2. Center goals around the employee – focus on the employees ambitions and align the organizational metrics to that. When you are hungry you look for food, associate the corporate goals with the food and you will get a person working to take care of themselves and as a result the organization at the same time.
  3. Formulate don’t deliver/direct – mandating a goal is the same as being given something and not knowing how to fend for it again. Formulate a plan in a way that you educate how to attain the goal without directing to the goal. This produces stimulation, thought and learning which will go a long way to help individuals fend for themselves and the organization in the future.
  4. Social Dignity – we are all social by nature and need our networks to survive. Produce situations of dignity for the individual in their social network, at work or at play, will increase their stature as a result of attaining their goals.

Being human is to take care of ourselves first, look to that to produce better results from your employees and your organization.

Guy RalfeThis article was contributed by Guy Ralfe, co-founder of Active Garage and co-author of the upcoming book ProjectManagementTweets. You can follow Guy on Twitter at gralfe.
Share

Off Road - VW TouregI have been giving some thought to motivation and ambition and was trying to determine which is the more powerful.

My initial thoughts were that if you didn’t have any motivation then you wouldn’t be able to piece together any ambition, so that must be the most important. But then I reflected on what happens during those days that we have to dig deep for the motivation and what makes us dig deep, maybe that is where ambition kicks in.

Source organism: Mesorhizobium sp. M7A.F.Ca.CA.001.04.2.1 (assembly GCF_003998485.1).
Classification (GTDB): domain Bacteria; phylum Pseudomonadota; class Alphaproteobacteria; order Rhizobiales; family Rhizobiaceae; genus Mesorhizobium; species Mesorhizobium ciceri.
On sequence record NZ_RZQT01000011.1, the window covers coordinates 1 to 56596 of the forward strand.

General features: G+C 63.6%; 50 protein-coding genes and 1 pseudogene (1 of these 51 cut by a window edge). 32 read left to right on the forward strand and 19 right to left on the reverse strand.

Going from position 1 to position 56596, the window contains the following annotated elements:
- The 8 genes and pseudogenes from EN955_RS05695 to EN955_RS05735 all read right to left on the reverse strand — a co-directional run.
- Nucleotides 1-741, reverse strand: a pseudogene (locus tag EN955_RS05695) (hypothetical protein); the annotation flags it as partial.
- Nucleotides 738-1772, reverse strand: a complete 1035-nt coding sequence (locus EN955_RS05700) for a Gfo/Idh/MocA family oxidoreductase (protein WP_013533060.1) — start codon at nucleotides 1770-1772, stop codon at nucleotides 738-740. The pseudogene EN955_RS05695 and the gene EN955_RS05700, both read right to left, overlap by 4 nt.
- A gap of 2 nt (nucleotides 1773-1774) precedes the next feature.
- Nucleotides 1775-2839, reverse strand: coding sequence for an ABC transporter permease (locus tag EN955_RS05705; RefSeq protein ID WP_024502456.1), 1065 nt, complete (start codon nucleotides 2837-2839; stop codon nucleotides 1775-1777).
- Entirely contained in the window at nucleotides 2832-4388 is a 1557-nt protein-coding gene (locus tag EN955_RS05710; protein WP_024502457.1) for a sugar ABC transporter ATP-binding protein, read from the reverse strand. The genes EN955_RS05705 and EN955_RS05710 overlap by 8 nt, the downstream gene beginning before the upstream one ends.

Ambition is described as ‘a desire to seek after earnestly or aspire to

Motivation is described as ‘to provide with an incentive; impel

Assessing these two descriptions, ambition seems to imply a ‘Pull’ force and motivation a ‘Push’ force. I liken this to the ongoing debate about vehicles – which wheels are the most important to be driven. If importance is performance and driving feel, the argument always seems to settle on rear wheel drive, but if you want safety and efficiency then the argument is favored towards front wheel drive. There is however one scenario when everyone will agree and that is in off-road situations, everyone wants 4 wheel drive (or as many wheels as you have). We can all muster up some motivation on occasion, we can have some ambition and we can get somewhere. But, to be truly successful, we need to have both motivation and ambition clearly worked out and working together to get through the tough stuff and realize our goals!

I speculate that Ambition is the more dangerous of the two, because if we don’t have a real ambition that we are clear about with a tactical plan to achieve, we can easily get caught up in our own fantasies. These fantasies will allow us to still produce the motivation in the short term but will ultimately result in miss guided energy.

How many people have you heard have started a diet and given up just as quickly? People have usually packed on the pounds over a number of years and then suddenly wake up one morning expecting to change their habits and lose the pounds  in a couple of weeks of concerted effort. After the first week when they have barely lost a fraction of what they had intended to, the motivation goes out the window and the diet ends. In this case the ambition was a fantasy and the motivation wasted.

To be successful we need to forge our ambition, be clear in what it is and have a plan to get there. Going back to the diet, it would be to hold the ambition to lose X lbs and to go about it following a specific diet program, probably with some help, with a realistic target date. Now you have a solid ambition, your motivation can be held for longer and directed to produce results in keeping with your ambition and ultimately realization of your goals .

This doesn’t mean the road to accomplishment will be any easier, it just means that the road has a far higher chance of getting you to your destination and that is where the success is at.

Lock in the 4 wheel drive and hit the road to success with a clear ambition and aligned motivation!

Guy RalfeThis article was contributed by Guy Ralfe, co-founder of Active Garage and co-author of the upcoming book ProjectManagementTweets. You can follow Guy on Twitter at gralfe.
Share